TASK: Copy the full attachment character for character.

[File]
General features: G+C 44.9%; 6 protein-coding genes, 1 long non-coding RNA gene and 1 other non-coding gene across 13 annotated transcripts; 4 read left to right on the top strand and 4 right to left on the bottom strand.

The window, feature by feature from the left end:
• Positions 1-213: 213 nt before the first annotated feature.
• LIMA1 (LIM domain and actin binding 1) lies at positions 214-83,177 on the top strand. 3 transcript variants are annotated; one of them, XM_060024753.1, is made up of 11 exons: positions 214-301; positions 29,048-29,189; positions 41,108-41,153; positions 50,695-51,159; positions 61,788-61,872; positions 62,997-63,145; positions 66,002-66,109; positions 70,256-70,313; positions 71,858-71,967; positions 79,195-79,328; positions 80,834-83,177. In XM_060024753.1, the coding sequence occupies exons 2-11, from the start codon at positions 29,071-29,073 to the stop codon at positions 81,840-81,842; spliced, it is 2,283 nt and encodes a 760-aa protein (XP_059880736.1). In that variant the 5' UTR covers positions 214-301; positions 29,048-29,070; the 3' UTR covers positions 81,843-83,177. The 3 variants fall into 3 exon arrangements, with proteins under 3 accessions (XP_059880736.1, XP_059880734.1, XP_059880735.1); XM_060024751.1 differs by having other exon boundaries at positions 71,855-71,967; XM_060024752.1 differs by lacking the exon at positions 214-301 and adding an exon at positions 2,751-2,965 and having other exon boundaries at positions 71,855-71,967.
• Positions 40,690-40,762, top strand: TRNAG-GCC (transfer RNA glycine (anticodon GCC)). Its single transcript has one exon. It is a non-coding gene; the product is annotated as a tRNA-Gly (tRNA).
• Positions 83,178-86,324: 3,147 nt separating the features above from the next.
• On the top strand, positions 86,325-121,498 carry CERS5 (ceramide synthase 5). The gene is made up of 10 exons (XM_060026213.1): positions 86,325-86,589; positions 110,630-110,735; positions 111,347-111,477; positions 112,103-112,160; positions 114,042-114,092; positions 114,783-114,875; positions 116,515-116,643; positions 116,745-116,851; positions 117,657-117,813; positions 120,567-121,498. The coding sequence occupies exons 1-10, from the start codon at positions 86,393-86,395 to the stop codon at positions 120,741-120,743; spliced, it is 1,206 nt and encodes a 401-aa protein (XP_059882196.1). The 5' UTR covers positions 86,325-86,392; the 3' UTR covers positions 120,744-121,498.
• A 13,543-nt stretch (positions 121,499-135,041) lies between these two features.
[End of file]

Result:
General features: G+C 44.9%; 6 protein-coding genes, 1 long non-coding RNA gene and 1 other non-coding gene across 13 annotated transcripts; 4 read left to right on the top strand and 4 right to left on the bottom strand.

The window, feature by feature from the left end:
• Positions 1-213: 213 nt before the first annotated feature.
• LIMA1 (LIM domain and actin binding 1) lies at positions 214-83,177 on the top strand. 3 transcript variants are annotated; one of them, XM_060024753.1, is made up of 11 exons: positions 214-301; positions 29,048-29,189; positions 41,108-41,153; positions 50,695-51,159; positions 61,788-61,872; positions 62,997-63,145; positions 66,002-66,109; positions 70,256-70,313; positions 71,858-71,967; positions 79,195-79,328; positions 80,834-83,177. In XM_060024753.1, the coding sequence occupies exons 2-11, from the start codon at positions 29,071-29,073 to the stop codon at positions 81,840-81,842; spliced, it is 2,283 nt and encodes a 760-aa protein (XP_059880736.1). In that variant the 5' UTR covers positions 214-301; positions 29,048-29,070; the 3' UTR covers positions 81,843-83,177. The 3 variants fall into 3 exon arrangements, with proteins under 3 accessions (XP_059880736.1, XP_059880734.1, XP_059880735.1); XM_060024751.1 differs by having other exon boundaries at positions 71,855-71,967; XM_060024752.1 differs by lacking the exon at positions 214-301 and adding an exon at positions 2,751-2,965 and having other exon boundaries at positions 71,855-71,967.
• Positions 40,690-40,762, top strand: TRNAG-GCC (transfer RNA glycine (anticodon GCC)). Its single transcript has one exon. It is a non-coding gene; the product is annotated as a tRNA-Gly (tRNA).
• Positions 83,178-86,324: 3,147 nt separating the features above from the next.
• On the top strand, positions 86,325-121,498 carry CERS5 (ceramide synthase 5). The gene is made up of 10 exons (XM_060026213.1): positions 86,325-86,589; positions 110,630-110,735; positions 111,347-111,477; positions 112,103-112,160; positions 114,042-114,092; positions 114,783-114,875; positions 116,515-116,643; positions 116,745-116,851; positions 117,657-117,813; positions 120,567-121,498. The coding sequence occupies exons 1-10, from the start codon at positions 86,393-86,395 to the stop codon at positions 120,741-120,743; spliced, it is 1,206 nt and encodes a 401-aa protein (XP_059882196.1). The 5' UTR covers positions 86,325-86,392; the 3' UTR covers positions 120,744-121,498.
• A 13,543-nt stretch (positions 121,499-135,041) lies between these two features.